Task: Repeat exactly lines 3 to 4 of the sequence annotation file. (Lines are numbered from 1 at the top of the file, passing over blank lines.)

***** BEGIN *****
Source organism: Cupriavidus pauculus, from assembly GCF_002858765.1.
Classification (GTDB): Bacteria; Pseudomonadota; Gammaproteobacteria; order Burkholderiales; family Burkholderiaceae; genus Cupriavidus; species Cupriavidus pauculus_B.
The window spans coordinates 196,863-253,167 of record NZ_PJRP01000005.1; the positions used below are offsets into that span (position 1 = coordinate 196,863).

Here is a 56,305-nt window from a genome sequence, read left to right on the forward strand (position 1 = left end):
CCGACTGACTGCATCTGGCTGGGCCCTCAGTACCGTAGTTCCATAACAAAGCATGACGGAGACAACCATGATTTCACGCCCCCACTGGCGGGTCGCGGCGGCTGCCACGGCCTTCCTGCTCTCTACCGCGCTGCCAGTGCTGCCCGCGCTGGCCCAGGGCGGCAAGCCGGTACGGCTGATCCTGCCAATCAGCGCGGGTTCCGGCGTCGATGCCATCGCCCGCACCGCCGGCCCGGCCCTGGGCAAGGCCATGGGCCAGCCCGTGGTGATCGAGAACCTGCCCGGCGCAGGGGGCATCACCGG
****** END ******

The window spans coordinates 196,863-253,167 of record NZ_PJRP01000005.1; the positions used below are offsets into that span (position 1 = coordinate 196,863).

Here is a 56,305-nt window from a genome sequence, read left to right on the forward strand (position 1 = left end):